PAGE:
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Seattle's skyline will soon have a new landmark.

Work began Tuesday morning on the project to build a 175-foot Ferris wheel at the end of Pier 57.

Hall Griffith says he s been trying to get this done for 30 years. And now he s seriously close. The first cement was poured Tuesday for the foundation that will support a huge wheel.

The Seattle Great Whee, Griffith says with a noticeable twinkle in his eye. It should help the waterfront while the viaduct is coming down.

It will stand 175 feet high above the pier and will feature 42 Euro-designed gondolas (with heating and air conditioning, of course) one of which will have a see-through floor. The wheel will extend about 40 feet out from the pier, so at the westernmost part of the ride you ll be hovering directly over over Elliott Bay.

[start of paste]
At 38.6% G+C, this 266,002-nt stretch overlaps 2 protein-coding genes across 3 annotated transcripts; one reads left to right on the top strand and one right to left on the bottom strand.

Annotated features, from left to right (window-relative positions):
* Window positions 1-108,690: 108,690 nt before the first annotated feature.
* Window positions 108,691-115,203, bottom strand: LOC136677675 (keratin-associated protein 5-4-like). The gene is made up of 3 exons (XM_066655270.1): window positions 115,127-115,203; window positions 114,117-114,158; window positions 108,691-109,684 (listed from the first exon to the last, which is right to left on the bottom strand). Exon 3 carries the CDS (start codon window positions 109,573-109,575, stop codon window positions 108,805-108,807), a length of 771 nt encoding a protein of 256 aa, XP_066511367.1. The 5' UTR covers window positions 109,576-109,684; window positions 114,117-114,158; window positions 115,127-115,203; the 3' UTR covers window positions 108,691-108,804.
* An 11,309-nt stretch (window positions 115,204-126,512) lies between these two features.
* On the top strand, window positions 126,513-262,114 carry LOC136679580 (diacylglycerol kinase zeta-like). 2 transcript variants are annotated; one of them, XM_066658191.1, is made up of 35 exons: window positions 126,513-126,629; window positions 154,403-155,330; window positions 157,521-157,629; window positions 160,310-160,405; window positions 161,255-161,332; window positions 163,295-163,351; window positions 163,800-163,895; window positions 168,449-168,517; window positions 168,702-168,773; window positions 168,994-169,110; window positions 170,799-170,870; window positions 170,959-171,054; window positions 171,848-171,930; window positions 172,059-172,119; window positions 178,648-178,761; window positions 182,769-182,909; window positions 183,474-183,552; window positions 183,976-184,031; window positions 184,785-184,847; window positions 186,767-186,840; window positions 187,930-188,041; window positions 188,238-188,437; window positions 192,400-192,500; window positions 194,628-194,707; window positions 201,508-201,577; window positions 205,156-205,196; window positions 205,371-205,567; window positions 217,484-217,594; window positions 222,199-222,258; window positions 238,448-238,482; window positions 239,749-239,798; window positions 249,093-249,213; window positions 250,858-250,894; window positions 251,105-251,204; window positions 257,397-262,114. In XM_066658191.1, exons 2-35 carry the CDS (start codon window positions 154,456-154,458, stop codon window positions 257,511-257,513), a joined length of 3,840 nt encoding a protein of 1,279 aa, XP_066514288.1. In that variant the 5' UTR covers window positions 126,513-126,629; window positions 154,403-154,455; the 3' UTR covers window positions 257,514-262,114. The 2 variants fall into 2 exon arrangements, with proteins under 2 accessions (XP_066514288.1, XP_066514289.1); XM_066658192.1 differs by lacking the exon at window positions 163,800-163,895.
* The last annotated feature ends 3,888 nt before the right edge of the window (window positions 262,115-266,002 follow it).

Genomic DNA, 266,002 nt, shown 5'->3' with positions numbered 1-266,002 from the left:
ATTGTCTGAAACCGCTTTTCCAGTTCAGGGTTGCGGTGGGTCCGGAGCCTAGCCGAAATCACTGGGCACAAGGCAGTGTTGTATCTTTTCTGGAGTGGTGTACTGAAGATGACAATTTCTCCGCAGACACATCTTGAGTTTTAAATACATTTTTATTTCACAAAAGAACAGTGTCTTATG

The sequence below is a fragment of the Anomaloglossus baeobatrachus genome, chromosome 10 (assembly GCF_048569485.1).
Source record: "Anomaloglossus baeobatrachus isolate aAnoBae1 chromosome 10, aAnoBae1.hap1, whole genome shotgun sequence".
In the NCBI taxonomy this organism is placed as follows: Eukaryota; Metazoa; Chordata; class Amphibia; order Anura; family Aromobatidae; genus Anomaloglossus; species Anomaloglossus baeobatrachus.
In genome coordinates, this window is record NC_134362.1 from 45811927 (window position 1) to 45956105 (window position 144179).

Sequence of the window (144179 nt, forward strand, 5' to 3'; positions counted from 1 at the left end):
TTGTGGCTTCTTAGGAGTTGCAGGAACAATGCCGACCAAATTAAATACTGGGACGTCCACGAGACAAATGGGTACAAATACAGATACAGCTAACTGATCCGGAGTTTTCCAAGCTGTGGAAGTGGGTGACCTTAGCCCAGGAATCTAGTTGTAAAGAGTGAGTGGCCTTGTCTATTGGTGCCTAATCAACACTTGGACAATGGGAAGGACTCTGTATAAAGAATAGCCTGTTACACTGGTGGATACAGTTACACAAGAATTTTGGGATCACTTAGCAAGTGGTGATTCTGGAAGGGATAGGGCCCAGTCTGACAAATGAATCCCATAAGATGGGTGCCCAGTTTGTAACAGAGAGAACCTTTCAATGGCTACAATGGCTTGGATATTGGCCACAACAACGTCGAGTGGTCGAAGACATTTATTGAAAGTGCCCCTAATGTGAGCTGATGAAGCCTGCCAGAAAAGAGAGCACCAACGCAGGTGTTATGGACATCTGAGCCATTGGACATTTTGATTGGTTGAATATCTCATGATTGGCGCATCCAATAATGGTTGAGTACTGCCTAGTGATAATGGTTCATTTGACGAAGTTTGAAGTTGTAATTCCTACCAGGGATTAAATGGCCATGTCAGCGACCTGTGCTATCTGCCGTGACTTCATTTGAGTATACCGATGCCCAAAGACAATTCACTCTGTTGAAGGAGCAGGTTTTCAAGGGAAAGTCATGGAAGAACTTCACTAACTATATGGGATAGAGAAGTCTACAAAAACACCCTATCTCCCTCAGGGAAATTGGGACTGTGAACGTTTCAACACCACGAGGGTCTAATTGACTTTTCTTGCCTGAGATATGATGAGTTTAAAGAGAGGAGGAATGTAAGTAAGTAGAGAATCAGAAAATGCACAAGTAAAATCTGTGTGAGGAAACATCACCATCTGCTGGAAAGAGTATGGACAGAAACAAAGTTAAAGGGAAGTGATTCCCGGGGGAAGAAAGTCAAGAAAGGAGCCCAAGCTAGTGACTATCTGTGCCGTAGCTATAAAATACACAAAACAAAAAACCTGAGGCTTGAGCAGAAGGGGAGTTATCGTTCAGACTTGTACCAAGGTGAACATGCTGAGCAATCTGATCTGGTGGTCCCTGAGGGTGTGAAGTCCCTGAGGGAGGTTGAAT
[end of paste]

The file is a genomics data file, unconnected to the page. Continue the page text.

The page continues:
Griffith says the price-per-ride hasn t been determined yet but he s hoping to keep it reasonable, adults paying $12 to $13; kids $7 or $8.

And the price tag for bringing this new waterside attraction to Seattle? Add up all the Dutch and German and Swiss hardware, the plain old American steel legs and struts, the cement and pilings and of course the labor costs of 6-day-a-week, twelve-hours-a-day construction work, and you get ... well Griffith isn t exactly saying.

Our initial projections were for $13 million, but we ve gone way past that, he said, still with that twinkle in his eye.

The Seattle Great Wheel should be spinning on Pier 57 by this June.

Developers are banking that the wheel will become a major attraction and money maker on the waterfront.

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